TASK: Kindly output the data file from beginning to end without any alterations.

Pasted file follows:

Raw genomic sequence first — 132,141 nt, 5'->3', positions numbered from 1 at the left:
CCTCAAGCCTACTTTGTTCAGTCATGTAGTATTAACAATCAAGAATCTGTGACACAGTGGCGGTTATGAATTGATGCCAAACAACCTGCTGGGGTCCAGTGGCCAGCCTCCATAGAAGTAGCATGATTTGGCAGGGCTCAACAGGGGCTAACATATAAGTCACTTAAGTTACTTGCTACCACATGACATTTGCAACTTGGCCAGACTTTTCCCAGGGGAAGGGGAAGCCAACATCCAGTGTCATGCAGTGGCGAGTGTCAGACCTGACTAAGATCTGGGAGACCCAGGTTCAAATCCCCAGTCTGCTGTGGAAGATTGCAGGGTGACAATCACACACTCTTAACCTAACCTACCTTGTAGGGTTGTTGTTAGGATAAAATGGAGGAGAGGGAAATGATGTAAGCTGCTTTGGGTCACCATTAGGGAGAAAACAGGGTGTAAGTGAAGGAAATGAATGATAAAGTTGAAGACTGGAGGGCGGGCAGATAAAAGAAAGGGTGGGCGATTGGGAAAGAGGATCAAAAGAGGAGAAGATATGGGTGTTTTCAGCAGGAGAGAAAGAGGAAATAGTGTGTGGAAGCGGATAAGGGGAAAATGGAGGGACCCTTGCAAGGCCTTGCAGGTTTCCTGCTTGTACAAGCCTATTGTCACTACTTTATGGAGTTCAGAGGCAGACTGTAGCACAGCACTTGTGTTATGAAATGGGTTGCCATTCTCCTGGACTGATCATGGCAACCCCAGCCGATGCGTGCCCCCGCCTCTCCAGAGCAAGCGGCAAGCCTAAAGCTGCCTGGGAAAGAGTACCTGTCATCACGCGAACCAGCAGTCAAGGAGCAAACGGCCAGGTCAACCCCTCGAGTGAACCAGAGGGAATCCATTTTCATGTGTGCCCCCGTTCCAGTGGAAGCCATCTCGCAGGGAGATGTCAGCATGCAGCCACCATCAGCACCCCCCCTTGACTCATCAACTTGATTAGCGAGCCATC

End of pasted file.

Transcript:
Raw genomic sequence first — 132,141 nt, 5'->3', positions numbered from 1 at the left:
CCTCAAGCCTACTTTGTTCAGTCATGTAGTATTAACAATCAAGAATCTGTGACACAGTGGCGGTTATGAATTGATGCCAAACAACCTGCTGGGGTCCAGTGGCCAGCCTCCATAGAAGTAGCATGATTTGGCAGGGCTCAACAGGGGCTAACATATAAGTCACTTAAGTTACTTGCTACCACATGACATTTGCAACTTGGCCAGACTTTTCCCAGGGGAAGGGGAAGCCAACATCCAGTGTCATGCAGTGGCGAGTGTCAGACCTGACTAAGATCTGGGAGACCCAGGTTCAAATCCCCAGTCTGCTGTGGAAGATTGCAGGGTGACAATCACACACTCTTAACCTAACCTACCTTGTAGGGTTGTTGTTAGGATAAAATGGAGGAGAGGGAAATGATGTAAGCTGCTTTGGGTCACCATTAGGGAGAAAACAGGGTGTAAGTGAAGGAAATGAATGATAAAGTTGAAGACTGGAGGGCGGGCAGATAAAAGAAAGGGTGGGCGATTGGGAAAGAGGATCAAAAGAGGAGAAGATATGGGTGTTTTCAGCAGGAGAGAAAGAGGAAATAGTGTGTGGAAGCGGATAAGGGGAAAATGGAGGGACCCTTGCAAGGCCTTGCAGGTTTCCTGCTTGTACAAGCCTATTGTCACTACTTTATGGAGTTCAGAGGCAGACTGTAGCACAGCACTTGTGTTATGAAATGGGTTGCCATTCTCCTGGACTGATCATGGCAACCCCAGCCGATGCGTGCCCCCGCCTCTCCAGAGCAAGCGGCAAGCCTAAAGCTGCCTGGGAAAGAGTACCTGTCATCACGCGAACCAGCAGTCAAGGAGCAAACGGCCAGGTCAACCCCTCGAGTGAACCAGAGGGAATCCATTTTCATGTGTGCCCCCGTTCCAGTGGAAGCCATCTCGCAGGGAGATGTCAGCATGCAGCCACCATCAGCACCCCCCCTTGACTCATCAACTTGATTAGCGAGCCATC